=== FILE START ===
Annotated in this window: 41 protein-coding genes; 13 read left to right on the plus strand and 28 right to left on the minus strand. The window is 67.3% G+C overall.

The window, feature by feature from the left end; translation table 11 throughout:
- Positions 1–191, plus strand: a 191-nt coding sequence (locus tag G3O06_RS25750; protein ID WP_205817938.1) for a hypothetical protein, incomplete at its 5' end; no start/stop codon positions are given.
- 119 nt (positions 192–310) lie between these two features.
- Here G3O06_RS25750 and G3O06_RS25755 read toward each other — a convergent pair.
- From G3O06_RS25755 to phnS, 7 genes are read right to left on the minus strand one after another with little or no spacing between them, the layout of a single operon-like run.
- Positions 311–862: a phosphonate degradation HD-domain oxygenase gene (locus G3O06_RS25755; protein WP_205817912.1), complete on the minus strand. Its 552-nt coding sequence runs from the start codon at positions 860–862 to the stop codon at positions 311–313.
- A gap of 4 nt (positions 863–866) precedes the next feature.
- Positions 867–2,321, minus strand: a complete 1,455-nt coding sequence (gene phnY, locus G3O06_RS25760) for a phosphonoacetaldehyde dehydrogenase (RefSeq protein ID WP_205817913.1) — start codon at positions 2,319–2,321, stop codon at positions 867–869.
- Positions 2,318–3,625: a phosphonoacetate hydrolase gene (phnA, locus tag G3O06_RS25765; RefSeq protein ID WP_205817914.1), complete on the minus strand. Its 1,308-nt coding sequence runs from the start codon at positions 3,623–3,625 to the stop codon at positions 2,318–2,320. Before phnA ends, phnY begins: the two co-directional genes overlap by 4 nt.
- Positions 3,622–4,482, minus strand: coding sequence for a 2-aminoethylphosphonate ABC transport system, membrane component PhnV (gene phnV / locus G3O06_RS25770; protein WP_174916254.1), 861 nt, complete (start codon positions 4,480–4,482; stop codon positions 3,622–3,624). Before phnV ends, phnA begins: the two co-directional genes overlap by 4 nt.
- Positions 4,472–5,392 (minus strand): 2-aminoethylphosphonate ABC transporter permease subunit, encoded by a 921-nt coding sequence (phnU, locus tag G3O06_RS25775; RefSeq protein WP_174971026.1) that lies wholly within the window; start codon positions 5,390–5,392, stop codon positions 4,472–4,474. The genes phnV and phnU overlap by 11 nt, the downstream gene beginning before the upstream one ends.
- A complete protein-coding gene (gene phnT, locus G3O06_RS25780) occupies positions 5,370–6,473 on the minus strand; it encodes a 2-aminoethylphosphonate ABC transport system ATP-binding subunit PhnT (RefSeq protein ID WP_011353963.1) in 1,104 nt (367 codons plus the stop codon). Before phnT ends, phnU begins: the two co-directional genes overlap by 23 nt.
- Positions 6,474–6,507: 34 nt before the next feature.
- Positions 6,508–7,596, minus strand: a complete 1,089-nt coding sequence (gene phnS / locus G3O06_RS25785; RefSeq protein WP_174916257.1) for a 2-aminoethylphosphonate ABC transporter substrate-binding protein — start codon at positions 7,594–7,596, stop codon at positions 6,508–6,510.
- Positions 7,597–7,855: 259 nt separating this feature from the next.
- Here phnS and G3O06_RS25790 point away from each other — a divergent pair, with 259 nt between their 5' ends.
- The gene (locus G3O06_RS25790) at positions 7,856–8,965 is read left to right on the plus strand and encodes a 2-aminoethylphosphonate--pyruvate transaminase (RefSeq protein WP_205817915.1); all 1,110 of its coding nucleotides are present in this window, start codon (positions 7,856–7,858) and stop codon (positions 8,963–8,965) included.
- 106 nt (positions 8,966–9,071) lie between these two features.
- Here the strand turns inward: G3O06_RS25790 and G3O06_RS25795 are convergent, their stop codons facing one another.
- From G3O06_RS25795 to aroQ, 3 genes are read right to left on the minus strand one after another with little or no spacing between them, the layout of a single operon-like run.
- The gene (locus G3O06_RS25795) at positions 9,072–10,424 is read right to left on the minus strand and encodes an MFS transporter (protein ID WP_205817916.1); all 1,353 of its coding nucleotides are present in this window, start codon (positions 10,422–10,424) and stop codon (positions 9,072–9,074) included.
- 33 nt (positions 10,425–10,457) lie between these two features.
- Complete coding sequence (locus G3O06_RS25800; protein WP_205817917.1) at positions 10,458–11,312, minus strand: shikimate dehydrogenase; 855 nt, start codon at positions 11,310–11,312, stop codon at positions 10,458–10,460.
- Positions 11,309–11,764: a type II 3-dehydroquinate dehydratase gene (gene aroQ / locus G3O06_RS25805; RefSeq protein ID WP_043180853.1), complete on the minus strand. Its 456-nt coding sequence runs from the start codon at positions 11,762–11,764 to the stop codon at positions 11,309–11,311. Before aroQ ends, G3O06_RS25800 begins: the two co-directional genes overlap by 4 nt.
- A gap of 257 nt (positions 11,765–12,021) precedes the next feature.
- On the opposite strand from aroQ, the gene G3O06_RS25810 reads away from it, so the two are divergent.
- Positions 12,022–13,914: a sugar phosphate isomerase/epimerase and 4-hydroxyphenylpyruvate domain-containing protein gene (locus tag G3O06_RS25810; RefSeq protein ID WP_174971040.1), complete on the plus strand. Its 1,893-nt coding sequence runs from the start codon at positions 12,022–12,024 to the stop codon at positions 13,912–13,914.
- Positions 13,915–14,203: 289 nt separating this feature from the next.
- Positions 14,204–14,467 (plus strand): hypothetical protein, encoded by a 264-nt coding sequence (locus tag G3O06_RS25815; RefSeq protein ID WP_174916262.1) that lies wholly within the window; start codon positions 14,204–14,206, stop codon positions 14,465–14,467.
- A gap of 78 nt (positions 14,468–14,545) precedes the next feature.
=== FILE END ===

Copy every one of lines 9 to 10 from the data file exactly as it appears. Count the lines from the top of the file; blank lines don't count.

- Positions 867–2,321, minus strand: a complete 1,455-nt coding sequence (gene phnY, locus G3O06_RS25760) for a phosphonoacetaldehyde dehydrogenase (RefSeq protein ID WP_205817913.1) — start codon at positions 2,319–2,321, stop codon at positions 867–869.
- Positions 2,318–3,625: a phosphonoacetate hydrolase gene (phnA, locus tag G3O06_RS25765; RefSeq protein ID WP_205817914.1), complete on the minus strand. Its 1,308-nt coding sequence runs from the start codon at positions 3,623–3,625 to the stop codon at positions 2,318–2,320. Before phnA ends, phnY begins: the two co-directional genes overlap by 4 nt.